Woolmans Wood: Driving down disruption
Southern Water and Clancy Docwra discuss the challenges of keeping disruption to a minimum on a 30km mains replacement programme that involved working around Kent's busiest hospital, 12 schools and 137 roads
Horizontal directional drilling (HDD), sometimes known as horizontal boring, essentially involves three stages, with a drilling fluid pumped down the bore to the drill head or reaming tool throughout.
• An initial small diameter pilot bore is drilled from a launch to a reception pit
• A back reamer, which is connected to the drill rods installed during the pilot boring, is then used to increase the size of the pilot bore. This can be carried out multiple times depending on the size of the hole required
• The pipe is then pulled back through the hole for installation
By Robin Hackett
The £8 million project, brought about by a DWI undertaking to mitigate the risk of iron contamination and discolouration, would eventually see 30km of mains replaced in population-dense, high-traffic areas in Chatham, Gillingham and Rochester in Kent.
“We were working outside a pretty major hospital, seven senior schools, five junior schools, and we had work on three of the main arterial roads through Medway,” Southern Water project manager Mark Newman says.
The challenge of managing traffic issues was substantial so, to contend with the inevitable problems, a highways officer from Medway Council was brought in to work in-house with the project team on a full-time basis at Southern’s expense.
“It gave us quite a lot of flexibility,” Newman says. “If we finished an area early or were a week behind, he was really good in terms of making sure all our notices were in place and there were no fines for overruns.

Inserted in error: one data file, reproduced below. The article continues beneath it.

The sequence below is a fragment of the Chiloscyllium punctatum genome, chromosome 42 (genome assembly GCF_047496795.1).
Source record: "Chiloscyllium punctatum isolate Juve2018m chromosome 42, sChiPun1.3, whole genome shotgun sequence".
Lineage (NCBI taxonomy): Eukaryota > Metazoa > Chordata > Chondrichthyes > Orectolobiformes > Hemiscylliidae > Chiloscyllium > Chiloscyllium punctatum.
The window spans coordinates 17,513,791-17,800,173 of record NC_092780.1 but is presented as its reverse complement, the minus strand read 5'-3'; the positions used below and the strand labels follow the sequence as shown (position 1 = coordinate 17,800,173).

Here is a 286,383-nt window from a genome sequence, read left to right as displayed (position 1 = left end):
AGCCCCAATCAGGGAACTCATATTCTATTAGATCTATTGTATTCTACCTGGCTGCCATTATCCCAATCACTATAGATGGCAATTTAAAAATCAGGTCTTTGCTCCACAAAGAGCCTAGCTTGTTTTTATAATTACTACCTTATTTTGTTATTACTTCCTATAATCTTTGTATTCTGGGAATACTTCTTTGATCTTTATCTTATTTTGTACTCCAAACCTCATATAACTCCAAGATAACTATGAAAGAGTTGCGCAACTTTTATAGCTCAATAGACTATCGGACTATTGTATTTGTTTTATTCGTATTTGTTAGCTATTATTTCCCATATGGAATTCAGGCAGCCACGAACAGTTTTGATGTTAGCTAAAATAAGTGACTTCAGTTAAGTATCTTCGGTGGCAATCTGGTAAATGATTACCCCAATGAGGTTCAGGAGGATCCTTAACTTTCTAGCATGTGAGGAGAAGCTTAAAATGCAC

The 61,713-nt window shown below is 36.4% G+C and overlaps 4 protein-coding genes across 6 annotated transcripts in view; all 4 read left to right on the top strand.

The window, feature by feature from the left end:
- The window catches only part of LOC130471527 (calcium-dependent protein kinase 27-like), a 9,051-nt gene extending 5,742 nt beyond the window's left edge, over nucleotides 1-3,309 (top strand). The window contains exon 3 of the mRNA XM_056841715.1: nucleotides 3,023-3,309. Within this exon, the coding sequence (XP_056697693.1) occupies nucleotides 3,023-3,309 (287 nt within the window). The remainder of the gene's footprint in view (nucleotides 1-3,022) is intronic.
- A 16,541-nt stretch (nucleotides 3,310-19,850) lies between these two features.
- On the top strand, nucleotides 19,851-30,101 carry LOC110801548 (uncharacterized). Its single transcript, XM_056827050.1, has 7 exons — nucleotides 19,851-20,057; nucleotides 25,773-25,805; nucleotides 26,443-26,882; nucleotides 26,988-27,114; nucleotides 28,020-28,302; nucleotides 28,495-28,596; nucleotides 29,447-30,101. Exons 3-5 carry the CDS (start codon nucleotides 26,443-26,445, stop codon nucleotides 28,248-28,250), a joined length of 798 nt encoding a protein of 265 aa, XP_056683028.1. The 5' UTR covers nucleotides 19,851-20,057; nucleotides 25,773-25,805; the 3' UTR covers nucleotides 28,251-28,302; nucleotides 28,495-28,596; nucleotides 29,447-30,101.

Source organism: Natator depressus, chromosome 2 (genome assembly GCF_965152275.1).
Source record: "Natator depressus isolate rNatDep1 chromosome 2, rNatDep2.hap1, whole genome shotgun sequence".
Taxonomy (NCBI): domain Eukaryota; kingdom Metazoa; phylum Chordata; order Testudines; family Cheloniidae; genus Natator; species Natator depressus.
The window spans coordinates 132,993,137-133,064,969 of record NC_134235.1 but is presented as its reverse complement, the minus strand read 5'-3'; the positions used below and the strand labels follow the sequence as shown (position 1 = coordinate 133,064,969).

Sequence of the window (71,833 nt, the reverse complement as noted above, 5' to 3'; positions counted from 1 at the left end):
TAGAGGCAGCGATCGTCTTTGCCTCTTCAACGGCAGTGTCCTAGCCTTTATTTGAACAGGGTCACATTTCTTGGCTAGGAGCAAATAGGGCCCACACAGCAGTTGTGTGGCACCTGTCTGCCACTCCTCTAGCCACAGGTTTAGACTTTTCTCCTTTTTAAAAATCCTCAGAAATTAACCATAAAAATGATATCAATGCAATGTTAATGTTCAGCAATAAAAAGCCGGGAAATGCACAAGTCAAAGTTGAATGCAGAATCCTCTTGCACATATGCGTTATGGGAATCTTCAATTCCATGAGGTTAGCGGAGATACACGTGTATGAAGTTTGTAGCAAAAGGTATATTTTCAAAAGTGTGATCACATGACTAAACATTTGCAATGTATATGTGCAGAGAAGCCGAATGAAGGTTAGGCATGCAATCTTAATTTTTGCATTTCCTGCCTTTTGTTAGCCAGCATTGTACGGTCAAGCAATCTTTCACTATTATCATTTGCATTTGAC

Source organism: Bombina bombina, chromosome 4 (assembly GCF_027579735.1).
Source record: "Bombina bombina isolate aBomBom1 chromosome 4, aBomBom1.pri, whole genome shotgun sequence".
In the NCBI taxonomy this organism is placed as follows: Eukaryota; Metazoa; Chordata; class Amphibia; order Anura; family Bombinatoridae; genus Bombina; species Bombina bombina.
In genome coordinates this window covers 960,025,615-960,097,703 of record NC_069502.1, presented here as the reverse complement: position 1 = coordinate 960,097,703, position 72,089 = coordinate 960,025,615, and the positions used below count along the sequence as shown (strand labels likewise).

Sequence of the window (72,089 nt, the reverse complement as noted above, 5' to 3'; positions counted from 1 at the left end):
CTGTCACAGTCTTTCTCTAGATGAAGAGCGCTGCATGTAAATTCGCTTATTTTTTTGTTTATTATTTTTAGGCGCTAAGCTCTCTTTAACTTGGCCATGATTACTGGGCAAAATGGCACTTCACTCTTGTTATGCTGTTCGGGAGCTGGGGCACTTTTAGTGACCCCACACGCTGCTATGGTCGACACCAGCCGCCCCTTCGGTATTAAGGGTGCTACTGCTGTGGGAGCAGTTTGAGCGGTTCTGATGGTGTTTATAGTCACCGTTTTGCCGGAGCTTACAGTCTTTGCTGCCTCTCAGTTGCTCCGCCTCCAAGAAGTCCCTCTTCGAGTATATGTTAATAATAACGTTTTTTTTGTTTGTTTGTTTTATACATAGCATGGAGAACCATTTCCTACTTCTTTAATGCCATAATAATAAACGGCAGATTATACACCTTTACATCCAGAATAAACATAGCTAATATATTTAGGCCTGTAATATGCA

“Because we had so much work to do in such a short space of time, we had to work on multiple fronts. What he brought to the project was invaluable.”
Delivery partner Clancy Docwra also set up a dedicated customer care team with 24/7 phone support to help keep local residents on side.
Andy Bird, Clancy Docwra project manager, says: “We tried to resolve any enquiries immediately – if not the same day then the next day. We also letter-dropped every road two weeks ahead of actually going into that road. If we had any enquiries come back – for example, we had a customer say they were moving on a certain date – we would make our working arrangements around them.”
Further efforts were made to reduce the burden of work for both the project team, which had 15 months to complete the work, and the public.
Prior to getting underway, Southern undertook an extensive survey programme, involving 82 trial pits and 37 coupon extractions, to determine which pipes along the 37km network it could afford to leave in place. Around 2km of water mains were identified as polyethylene, which therefore did not need to be replaced, while Flowserve provided life expectancy advice on the pipes using radar imaging.
“We also managed to descope areas or pipes that had self-cleansing velocities because we proved that they were not the cause of the higher iron content,” Newman says.
The remaining replacement work still involved Medway Maritime Hospital – the largest and busiest hospital in Kent – but the project team was able to remove the need to lay a main after reviewing the design drawings.
“There’s an access road towards the hospital called Montgomery Road and our engineers worked with Southern’s engineers, ETS, to negate having to lay that section of main,” Bird says. “There’s only one route into the hospital for ambulances and buses, so obviously we were keen to avoid undertaking works with traffic lights that could have stopped an ambulance getting in.”